3. The “Deliver as One” doctrine would enable decision-making and implementation mechanism that would gather all of the pieces of the international effort and direct them to the goal of reversing the current trend of spread of the disease;
  4. Envisage a division of labor where appropriate assets could be brought to bear in particular circumstance. For example, given the historic role of the US in Liberia, it would play certain central roles, as would Britain in the case of Sierra Leone.
  5. Such highly coordinated actions by governments and governmental organizations could lead to change in behavior of the international private sector such as the airlines industry, the shipping industry, even expert workers engaged in foreign direct investment activities in the affected countries.

The thrust of what I am suggesting is that the global community would --in a more supportive role, backstopping governments and regional organizations – be delivering as one.

We appeal to African leaders of conscience, African leaders of earned credibility to step forward and make this happen. I have in mind non-government leaders taking the lead in exciting action on part of global leaders through the instrumentality of the United Nations. These include, but are not limited to, former Nigerian Presidents Abdulsalam Alhaji Abubakar and Olusegun Obasanjo, former South African President Thabo Mbeki, former Mozambique President Jacquim Chissano, former U.N. Secretary General Kofi Annan, Philanthropist Mo Ibrahim, Nelson Mandela’s widow, Graca Machel, Bishop Desmond Tutu, and our own Nobel Laureate Leymah Gbowee.

What this means is nothing short of a coordinated effort at national, regional and global levels driven by the need to “deliver as one.”  This is not “outsourcing” of national responsibility. This is the nation and the region availing themselves of critical international collaborative crisis leadership. For after all, when the crisis subsides, it will be national governments and their peoples who will remain to pick up the pieces as they learn lessons from this horrific experience. And the world community would have contributed to saving the lives of many West Africans while averting the prospect of the Ebola virus mutating, becoming transmissible, and therefore posing even greater threats to international peace and security.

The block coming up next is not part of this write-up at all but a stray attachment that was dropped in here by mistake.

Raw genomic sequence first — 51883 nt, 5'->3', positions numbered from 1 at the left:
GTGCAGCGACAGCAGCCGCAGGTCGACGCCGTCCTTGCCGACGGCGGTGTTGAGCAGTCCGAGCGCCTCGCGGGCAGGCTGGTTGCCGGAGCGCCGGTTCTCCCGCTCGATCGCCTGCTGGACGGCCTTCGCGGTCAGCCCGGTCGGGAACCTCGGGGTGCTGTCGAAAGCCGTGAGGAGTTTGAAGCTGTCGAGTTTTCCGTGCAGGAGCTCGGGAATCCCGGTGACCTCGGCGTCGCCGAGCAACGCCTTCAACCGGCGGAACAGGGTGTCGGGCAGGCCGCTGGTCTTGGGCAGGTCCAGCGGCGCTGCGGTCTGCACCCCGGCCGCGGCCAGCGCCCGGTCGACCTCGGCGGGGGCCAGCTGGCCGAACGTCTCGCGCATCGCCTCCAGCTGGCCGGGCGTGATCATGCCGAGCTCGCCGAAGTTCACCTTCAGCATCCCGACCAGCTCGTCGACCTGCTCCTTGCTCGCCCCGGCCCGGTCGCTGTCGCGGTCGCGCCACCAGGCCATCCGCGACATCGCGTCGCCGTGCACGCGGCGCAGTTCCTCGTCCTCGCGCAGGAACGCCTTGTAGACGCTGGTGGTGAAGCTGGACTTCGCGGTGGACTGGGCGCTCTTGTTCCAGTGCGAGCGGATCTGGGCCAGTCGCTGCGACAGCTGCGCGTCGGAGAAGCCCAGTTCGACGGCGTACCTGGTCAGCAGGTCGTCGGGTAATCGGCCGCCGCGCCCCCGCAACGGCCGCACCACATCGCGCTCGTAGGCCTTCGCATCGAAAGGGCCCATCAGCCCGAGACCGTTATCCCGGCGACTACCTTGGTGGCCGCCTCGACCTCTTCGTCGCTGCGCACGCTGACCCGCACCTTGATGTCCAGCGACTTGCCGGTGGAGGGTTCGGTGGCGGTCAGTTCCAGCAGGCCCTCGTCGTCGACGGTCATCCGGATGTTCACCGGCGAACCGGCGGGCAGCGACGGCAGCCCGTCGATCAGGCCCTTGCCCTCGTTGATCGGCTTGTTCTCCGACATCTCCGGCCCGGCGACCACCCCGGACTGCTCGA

The Author: Dr. D. Elwood Dunn is a retired Liberian academic
Center For Policy Studies (Liberia)

Ziggy Morgan

Very good piece, doc. You are indeed acknowledged as a worthwhile academic. But why did you not tell your readers you are part of this government? Aren't you a member of a committee? Constitution Committee?

Secondly, what kind of government, or shall I say scheme, you folks are running in that country? Yes, when an emergency strikes, countries come to each other's aid... but shouldn't the country stricken be prepared to handle things first? Is taking the hat or bucket around and begging for foreign aid a worthwhile policy? Shouldn't the nation be ashamed, or perhaps I should say, shouldn't the administration be ashamed for begging for aid from foreigners as a first resort?

Wasn't it common sense that there were not enough hospital beds in the country? Not enough nurses, not enough doctors? Doesn't statistics tell us these things? Why is there a surprise now? Because the government sits around and waits for foreign aid, that's why.

Are there enough schools? Enough teachers? No. But we're ignoring the education problem because decision-makers can afford to send their children abroad or to private schools. Right?

Now you're using your reliable policy of begging for foreign aid? What is the meaning of sovereignty? Did our president graduate from Harvard without learning a single thing about effective government management? This is simply a pity. A pity that everyday-folks get to suffer so much from these idiotic and wicked policies...